Of course, you need to read the article carefully and look at the fact that there are alterations in projected ilium heights on the full spine view when the pelvis is rotated, but the illustrations and the text clearly point out the intricacies of projection that occur in the full spine view so that they can be looked at in an objective manner.
Will this put an end to “technique bias”? Of course not! But it may aid in stopping the use of unfair and inaccurate statements concerning the A-P full spine. In order to move forward, one must be certain that their technique is based on sound scientific principles. You must have the knowledge to do the right thing and to support your actions. The use of x-ray is under attack, and the most derided commonly used view is the full spine. Now you can show that the A-P full spine view is a tool just like any other view, and if a radiograph of the entire spine is needed, it should be considered without prejudice and with a full understanding of its projectional properties as a reasonable method of acquiring the needed information.
But this is not the end of the discussion. It applies to much of what is done by Gonstead providers. One would logically think that, as this technique has withstood the test of time, and has provided relief from the suffering of so many patients that it would receive some immunity from the “slings and arrows of outrageous fortune”. But we live in a different era. We must be constantly providing evidence for our decisions lest the right to make decisions be taken from us. With the publication of this article, we have taken a significant step toward analyzing and presenting the aspects of the Gonstead Technique that are near and dear to the hearts of every Gonstead practitioner. And this is just the beginning. We have a huge amount of work to do. Not only must we analyze the tried and true methods of the past but we must, when possible, improve upon them, be ready to defend them when necessary and utilize them in the most appropriate manner. If we find some procedure to be wanting then, it must be corrected or discarded. We cannot know the brilliance of the diamond we possess until we wipe away the dust of time and view it anew.
At present, we are in review with an article on retrolisthesis and are in the later stages of a commentary on x-ray. We have completed the data collection on a large number of subjects at Life West. We are presently working on an article about the GCSS for submission to a peer-reviewed history journal, and while all those balls are in the air, we are continuing with our efforts to obtain funding for a study regarding femur head heights. We also have numerous other ideas that we discuss, improve, and consider. But this article on the A-P full spine radiograph, this seemingly innocuous article, has an importance that may be likely understated by many. For it presents itself as mathematics, not as a study with a limited sample size, not as a study whose methodology is questionable, not as a study that incorporates opinion into its findings, but as a study that is the result of straight forward calculations which lead to non-embellished, straight-forward discussion and conclusion. You can, by the simple act of collimating to the area of interest, utilize its findings and use it to logically argue, when a radiograph of the entire spine is appropriate, that the A-P full spine deserves careful consideration as a choice based solely on its projectional characteristics. You can now present your case calmly and coolly because now you will have the facts at your disposal. In addition, it appears that the distance of 72 inches for the A-P full spine should be expanded to the 84 inch focal film distance whenever possible.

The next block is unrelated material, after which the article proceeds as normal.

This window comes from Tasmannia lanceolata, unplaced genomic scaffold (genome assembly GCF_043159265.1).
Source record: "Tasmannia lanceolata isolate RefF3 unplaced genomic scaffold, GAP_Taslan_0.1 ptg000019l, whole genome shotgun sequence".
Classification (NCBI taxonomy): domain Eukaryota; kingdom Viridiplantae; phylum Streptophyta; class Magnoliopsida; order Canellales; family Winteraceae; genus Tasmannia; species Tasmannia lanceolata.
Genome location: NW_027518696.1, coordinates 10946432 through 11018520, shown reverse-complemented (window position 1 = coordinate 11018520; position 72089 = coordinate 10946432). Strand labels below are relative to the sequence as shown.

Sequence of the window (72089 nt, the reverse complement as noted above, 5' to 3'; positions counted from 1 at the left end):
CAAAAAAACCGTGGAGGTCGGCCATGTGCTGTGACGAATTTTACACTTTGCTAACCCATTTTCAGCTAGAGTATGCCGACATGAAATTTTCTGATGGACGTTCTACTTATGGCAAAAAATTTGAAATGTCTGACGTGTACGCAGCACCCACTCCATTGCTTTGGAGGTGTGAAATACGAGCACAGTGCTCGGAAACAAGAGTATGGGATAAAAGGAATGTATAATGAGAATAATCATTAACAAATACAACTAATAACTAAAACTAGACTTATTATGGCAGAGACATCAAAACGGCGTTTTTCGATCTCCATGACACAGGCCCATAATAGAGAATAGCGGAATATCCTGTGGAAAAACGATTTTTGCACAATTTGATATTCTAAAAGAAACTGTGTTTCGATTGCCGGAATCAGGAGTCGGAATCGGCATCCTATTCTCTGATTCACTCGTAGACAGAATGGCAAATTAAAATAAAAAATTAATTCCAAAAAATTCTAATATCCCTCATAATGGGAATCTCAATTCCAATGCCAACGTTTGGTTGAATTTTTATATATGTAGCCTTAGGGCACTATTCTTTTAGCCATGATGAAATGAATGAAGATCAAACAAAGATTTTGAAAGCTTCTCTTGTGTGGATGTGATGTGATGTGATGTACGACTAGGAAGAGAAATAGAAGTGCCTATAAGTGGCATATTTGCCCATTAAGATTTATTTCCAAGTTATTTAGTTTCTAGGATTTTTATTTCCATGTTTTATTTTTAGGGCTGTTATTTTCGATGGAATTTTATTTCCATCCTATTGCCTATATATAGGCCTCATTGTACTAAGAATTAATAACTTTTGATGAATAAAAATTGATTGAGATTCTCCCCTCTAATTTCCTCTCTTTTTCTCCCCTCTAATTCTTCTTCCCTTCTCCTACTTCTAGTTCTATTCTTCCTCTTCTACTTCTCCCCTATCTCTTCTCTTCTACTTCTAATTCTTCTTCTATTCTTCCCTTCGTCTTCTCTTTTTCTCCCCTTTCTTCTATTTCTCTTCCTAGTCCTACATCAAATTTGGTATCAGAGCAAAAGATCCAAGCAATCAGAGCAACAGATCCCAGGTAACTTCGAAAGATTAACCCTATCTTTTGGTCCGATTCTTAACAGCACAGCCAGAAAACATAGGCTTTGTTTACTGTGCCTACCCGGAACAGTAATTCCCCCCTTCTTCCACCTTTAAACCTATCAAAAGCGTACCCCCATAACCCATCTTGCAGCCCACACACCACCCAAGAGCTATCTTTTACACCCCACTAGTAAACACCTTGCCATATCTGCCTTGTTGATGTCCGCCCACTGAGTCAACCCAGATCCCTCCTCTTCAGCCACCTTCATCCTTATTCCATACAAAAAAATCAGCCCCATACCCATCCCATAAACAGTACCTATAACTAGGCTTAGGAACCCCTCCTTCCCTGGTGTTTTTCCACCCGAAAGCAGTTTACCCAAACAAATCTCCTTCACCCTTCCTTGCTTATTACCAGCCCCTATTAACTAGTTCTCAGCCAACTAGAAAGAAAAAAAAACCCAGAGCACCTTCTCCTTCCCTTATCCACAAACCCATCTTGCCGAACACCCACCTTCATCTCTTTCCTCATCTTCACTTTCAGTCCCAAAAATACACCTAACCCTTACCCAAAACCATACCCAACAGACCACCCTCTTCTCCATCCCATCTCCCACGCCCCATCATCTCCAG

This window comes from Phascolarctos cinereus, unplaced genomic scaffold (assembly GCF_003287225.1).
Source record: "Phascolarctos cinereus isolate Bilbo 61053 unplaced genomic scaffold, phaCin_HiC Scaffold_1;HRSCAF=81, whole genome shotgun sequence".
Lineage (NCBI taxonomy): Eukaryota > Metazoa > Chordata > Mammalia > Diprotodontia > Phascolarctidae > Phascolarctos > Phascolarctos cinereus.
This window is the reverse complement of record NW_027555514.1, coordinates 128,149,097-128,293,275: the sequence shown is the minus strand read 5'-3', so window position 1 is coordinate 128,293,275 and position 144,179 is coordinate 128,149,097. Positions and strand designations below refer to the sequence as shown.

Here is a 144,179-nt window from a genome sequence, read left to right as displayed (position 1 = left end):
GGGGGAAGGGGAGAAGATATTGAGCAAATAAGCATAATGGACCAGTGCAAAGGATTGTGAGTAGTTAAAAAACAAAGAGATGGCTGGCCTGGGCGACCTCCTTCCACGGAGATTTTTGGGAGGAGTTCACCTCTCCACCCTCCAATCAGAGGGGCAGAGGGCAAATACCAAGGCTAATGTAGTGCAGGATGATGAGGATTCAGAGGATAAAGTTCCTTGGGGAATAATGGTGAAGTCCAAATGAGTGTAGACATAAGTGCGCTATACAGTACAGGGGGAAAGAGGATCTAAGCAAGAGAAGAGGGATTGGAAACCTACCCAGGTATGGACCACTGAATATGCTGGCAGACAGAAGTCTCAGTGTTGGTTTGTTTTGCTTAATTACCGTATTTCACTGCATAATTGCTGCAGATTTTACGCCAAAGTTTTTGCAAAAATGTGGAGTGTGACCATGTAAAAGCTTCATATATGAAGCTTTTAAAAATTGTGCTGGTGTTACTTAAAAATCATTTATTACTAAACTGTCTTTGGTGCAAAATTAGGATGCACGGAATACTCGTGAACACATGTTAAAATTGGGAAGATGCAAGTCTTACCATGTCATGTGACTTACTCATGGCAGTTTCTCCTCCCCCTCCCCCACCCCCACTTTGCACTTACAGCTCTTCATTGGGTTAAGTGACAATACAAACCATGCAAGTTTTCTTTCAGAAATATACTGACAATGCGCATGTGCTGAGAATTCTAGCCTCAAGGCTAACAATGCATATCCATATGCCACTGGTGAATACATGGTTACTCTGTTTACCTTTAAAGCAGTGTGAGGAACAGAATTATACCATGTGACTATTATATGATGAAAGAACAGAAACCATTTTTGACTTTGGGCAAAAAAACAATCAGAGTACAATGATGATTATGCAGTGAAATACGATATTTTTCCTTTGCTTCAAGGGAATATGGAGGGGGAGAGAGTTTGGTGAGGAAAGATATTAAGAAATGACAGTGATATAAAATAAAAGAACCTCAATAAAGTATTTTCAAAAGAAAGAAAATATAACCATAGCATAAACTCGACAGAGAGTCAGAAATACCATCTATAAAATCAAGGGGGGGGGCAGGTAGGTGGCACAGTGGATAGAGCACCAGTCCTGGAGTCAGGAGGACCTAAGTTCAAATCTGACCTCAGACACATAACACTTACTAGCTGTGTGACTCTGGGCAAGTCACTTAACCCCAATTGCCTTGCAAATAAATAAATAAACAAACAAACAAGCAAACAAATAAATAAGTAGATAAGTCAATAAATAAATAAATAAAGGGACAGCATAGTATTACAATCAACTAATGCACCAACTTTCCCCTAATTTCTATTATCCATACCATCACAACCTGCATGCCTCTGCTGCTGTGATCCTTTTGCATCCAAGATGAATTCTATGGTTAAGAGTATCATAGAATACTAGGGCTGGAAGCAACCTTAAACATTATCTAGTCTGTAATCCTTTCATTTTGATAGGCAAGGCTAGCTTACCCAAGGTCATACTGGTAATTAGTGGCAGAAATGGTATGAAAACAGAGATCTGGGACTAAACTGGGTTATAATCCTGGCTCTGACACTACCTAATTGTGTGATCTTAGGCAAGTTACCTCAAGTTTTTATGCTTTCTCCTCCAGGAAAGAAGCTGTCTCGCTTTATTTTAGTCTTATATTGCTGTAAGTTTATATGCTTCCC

These are two easy fixes that can continue to keep the Gonstead Technique at the lead of scientific care and even improve on the care that is currently being provided. As we objectively and meticulously scrutinize our procedures, one must wonder why so many others do not subject what they do to the same types of evaluation.
Editor-Steven T. Tanaka, DC:
If x-rays, in particular, full spine x-rays are important to your practice, please contribute to GCSS Field of Dreams. We have other papers in the works. Drs. Coleman and Lopes have been leading the effort to conduct research that is relevant to Gonstead practices.
More and more, you are seeing major policy changes without input from Gonstead doctors (sometimes with few active clinicians). One needs active research, papers published, and presentations at conferences to be recognized. You may have a busy practice and think that research is unimportant. What will happen to your kids or the excited young patient who may decide to follow in your steps? Policies may be made that will go against those who would chose the Gonstead technique. There are those in the profession who would like to limit our practice to the point where we have limitations similar to physical therapists.
Clinical sciences depend upon advances to better serve the patient. Advances don’t have to be major changes. As you know from specific adjusting, sometimes it’s the little things that make the difference. You also might have been burned by calls for donations to chiropractic research that resulted in no papers or anything. For the past ten years, GCSS has worked at accumulating sufficient funds so that we could hire a respected chiropractic researcher and be able to pay for affordable studies. We are finally beginning to bear fruit.
Many, many thanks to you who have made donations.